what does this BGP AS expression stands for?^(4837_)+9800

Answered Question
Aug 21st, 2007
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please help me

Correct Answer by CSCO10892433 about 9 years 11 months ago

Hi, wlsi


No, the parenthese pair showed up on your question are matacharacters. They have special meaning and will not match the parenthese showed up on the AS-PATH attribute. To match a BGP confederation route which has perenthesis pair in the AS-path attribute, use \( and \) instead. This "\" prior to the "(" and ")" will cancel the special meaning of "(" and ")", and just match the character "(" and ")".


For example, if you want to match the following AS-PATH exactly


(65000)


use the following regular expression


^\(65000\)$


HTH

SSLIN


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mohammedmahmoud Tue, 08/21/2007 - 22:47
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Hi,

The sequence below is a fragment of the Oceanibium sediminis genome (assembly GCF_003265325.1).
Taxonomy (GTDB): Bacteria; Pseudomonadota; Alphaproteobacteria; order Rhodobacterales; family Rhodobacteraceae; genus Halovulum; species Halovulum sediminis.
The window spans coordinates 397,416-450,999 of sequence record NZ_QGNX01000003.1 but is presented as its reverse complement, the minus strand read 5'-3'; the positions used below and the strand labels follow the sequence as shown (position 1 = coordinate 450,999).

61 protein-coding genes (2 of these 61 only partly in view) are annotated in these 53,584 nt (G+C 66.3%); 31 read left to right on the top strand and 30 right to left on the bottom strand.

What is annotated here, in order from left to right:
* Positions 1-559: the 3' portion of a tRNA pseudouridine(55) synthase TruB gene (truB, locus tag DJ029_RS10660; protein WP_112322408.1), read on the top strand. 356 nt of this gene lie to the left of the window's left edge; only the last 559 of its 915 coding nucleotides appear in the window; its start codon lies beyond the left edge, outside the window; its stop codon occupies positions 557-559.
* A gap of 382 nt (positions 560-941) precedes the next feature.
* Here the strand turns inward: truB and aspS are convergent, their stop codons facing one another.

This means an AS-PATH coming from AS 4837, and having AS 4837 at least once and then AS 9800.


HTH,

Mohammed Mahmoud.

CSCO10892433 Tue, 08/21/2007 - 22:52
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Hi, wlsi


It match those routes with AS-path atrribute which is beginning with one or more 4837s (this means those routes come from AS 4837 and these routes have or have not been manupulated by AS pre-pending), followed by one 9800(this means AS 4837 accepts these routes from AS 9800), then followed by anything (and this means these routes might or might not be originated from AS 9800).


HTH

SSLIN

wlsj Tue, 08/21/2007 - 23:37
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is it possible for a BGP confederation route ?it is also with a pair of ()

Correct Answer
CSCO10892433 Wed, 08/22/2007 - 00:25
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  • Silver, 250 points or more

Hi, wlsi


No, the parenthese pair showed up on your question are matacharacters. They have special meaning and will not match the parenthese showed up on the AS-PATH attribute. To match a BGP confederation route which has perenthesis pair in the AS-path attribute, use \( and \) instead. This "\" prior to the "(" and ")" will cancel the special meaning of "(" and ")", and just match the character "(" and ")".


For example, if you want to match the following AS-PATH exactly


(65000)


use the following regular expression


^\(65000\)$


HTH

SSLIN


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